March 4, 2009

Trail Safety in the Great Outdoors

by Kimmie Dillon
The snow is melting and spring is calling. Most of us have had enough of winter and are ready to get outside.

Ok, let’s face it…we have a bit of cabin fever and are craving some fresh air. If you are looking for a great way to get outdoors, lose weight, or spend time with others-take a hike!

I’m writing this to encourage you to dust off your hiking stick and start planning your mountain trek. As with any outdoor adventure, preparation is the key. Here are some tips to help make your outing enjoyable and safe:
Springtime hiking is a thrill but can also be wet. While our days may be bright and warm, many trails will still be muddy. It’s important to check your local conditions by visiting Always remember that spring rains can make for some hazardous water crossings.
Summer-like conditions can lead to snow melt and mud on many trails. During this mucky period, it’s often best to look for trails at lower elevations with southern exposure. Hikers should seek out areas with well-draining soils. In general, until the leaves return, hardwood forests receive more sunlight than coniferous forests and will usually be the driest of the trails. Be aware of bridges and sections of trails that may have washed away with adverse conditions. If you plan to cross a creek, unbuckle your waist belt and loosen the shoulder strap of your pack.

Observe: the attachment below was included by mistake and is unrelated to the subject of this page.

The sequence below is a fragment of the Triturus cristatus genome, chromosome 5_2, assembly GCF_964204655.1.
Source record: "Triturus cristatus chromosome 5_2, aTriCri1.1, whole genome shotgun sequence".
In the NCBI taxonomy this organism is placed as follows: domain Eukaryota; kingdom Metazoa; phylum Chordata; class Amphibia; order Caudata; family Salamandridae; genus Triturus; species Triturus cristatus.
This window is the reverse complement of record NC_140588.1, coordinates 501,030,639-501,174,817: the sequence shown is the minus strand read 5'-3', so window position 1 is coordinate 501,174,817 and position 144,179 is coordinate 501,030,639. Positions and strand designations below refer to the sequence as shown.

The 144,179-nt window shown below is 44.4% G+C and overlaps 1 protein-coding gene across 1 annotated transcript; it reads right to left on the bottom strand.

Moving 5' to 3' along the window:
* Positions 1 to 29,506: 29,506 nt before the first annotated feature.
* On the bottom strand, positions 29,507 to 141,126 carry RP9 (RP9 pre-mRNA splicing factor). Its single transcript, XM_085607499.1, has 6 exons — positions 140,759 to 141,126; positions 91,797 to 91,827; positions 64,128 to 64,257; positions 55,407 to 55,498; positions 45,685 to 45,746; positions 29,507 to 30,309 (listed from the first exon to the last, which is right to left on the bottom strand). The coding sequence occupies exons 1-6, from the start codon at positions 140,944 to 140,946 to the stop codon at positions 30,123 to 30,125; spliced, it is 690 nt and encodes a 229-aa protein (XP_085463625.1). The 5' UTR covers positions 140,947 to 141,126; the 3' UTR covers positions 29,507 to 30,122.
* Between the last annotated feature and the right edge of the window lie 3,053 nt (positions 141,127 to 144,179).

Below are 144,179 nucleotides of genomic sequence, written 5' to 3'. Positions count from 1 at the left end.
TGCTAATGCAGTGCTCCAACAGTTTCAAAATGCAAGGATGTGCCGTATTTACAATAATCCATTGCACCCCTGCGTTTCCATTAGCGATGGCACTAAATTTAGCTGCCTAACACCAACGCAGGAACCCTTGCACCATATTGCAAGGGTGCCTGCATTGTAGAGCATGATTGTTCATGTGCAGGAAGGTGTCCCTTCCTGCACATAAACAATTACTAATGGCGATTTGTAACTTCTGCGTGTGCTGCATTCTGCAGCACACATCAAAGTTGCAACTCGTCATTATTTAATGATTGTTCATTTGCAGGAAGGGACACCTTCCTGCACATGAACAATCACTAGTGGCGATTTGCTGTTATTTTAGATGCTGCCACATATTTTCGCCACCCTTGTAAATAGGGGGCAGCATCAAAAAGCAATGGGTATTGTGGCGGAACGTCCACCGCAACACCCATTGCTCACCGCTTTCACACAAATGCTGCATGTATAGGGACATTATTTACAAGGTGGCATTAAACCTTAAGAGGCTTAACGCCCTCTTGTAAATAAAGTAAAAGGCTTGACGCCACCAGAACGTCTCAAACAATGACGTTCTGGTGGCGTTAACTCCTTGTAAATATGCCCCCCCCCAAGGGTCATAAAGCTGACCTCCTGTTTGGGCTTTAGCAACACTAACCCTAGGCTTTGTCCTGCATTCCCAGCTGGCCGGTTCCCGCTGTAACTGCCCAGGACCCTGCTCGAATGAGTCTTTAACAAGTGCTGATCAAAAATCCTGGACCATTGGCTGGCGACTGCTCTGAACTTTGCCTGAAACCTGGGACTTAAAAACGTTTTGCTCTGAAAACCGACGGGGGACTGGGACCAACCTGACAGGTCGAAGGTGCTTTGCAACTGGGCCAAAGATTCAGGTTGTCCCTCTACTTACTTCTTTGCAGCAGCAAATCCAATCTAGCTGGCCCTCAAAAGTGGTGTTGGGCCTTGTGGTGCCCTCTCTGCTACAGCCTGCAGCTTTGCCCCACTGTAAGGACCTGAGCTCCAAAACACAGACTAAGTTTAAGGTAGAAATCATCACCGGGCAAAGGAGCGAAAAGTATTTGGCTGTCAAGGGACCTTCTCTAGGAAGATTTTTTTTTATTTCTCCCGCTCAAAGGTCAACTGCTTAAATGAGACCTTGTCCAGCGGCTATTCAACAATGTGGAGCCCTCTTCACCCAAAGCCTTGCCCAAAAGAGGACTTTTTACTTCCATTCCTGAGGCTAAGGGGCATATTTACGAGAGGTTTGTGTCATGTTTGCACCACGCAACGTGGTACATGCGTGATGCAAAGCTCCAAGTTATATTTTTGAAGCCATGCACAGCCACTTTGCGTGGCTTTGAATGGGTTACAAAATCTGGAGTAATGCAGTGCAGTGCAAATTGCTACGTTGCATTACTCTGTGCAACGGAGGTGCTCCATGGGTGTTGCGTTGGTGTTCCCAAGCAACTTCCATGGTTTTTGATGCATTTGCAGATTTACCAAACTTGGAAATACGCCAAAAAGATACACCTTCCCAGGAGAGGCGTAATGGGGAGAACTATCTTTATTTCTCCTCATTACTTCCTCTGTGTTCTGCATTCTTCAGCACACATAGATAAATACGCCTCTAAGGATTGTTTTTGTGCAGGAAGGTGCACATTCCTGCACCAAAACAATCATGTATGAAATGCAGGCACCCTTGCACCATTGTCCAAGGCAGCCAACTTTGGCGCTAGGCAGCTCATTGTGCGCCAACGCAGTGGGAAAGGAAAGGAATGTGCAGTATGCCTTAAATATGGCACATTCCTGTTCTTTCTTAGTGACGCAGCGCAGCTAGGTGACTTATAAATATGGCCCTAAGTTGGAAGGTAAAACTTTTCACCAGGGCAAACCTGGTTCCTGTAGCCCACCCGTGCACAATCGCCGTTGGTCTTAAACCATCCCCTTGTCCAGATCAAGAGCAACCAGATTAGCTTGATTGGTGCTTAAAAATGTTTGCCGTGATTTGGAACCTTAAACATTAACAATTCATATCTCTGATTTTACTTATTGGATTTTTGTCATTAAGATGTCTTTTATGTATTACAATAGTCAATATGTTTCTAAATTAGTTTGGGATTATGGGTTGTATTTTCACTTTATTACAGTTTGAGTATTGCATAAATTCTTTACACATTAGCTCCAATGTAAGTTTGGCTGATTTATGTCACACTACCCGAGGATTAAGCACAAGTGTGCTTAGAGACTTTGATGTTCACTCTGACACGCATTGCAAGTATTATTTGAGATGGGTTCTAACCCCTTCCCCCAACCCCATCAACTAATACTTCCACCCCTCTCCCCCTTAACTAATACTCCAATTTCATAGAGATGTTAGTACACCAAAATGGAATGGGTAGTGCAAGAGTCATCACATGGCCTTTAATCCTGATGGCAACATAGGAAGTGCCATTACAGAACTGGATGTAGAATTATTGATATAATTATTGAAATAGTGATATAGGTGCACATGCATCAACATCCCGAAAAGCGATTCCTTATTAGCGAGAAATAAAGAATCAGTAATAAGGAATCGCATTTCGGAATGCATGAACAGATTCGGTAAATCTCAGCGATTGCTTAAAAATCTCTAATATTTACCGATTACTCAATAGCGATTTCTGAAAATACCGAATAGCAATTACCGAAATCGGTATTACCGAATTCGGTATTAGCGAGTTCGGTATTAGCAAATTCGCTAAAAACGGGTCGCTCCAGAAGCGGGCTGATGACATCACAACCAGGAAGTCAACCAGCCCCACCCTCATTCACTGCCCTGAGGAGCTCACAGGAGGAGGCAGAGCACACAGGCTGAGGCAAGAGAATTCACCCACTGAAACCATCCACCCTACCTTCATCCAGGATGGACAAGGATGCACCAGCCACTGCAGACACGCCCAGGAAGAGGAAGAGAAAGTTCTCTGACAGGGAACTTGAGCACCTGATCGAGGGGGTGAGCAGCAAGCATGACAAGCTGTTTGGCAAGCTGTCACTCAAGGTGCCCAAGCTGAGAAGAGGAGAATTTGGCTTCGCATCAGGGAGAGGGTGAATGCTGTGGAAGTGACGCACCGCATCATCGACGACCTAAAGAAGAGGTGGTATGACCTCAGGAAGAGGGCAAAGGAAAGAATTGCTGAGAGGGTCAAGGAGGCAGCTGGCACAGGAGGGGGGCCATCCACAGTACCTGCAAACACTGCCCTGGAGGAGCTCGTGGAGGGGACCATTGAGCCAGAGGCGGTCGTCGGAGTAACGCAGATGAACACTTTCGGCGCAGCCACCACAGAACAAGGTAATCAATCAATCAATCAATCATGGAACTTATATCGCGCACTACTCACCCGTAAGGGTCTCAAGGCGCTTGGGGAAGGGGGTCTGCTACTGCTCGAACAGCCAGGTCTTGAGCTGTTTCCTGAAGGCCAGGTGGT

By the way, creeks are usually at their lowest levels in the early mornings.
Before heading out, be sure to grease up your hiking boots so they’ll shed water efficiently. Gaiters are a good idea to help keep muck out of your boots and socks. A hiking stick will help you with your balance at times. Sun block and bug spray can be priceless. I admit that it’s obvious, but food, water and a mini first-aid kid should always be packed.
It’s refreshing to go out and get lost in the woods…but not literally. Even if you only plan to follow well-marked trails, it’s wise to have some navigational skills. Getting lost can be a very scary and possibly dangerous situation. Even if you’re familiar with the area, it’s a good idea to have a local map. A compass is a must-have and will keep you headed home on the right course. A modern GPS device is also a good investment if you plan to very far into the hills. Along with a good topo map, a GPS can pinpoint your exact location. Finally, do you have memories of learning how to spot the big dipper? Remember to find north, look for the clear star at the end of the big dipper.

Finally, for some up-to-date information on trails, here are some helpful links:

Sounds a lot better than that stair walker, doesn’t it?
Have fun!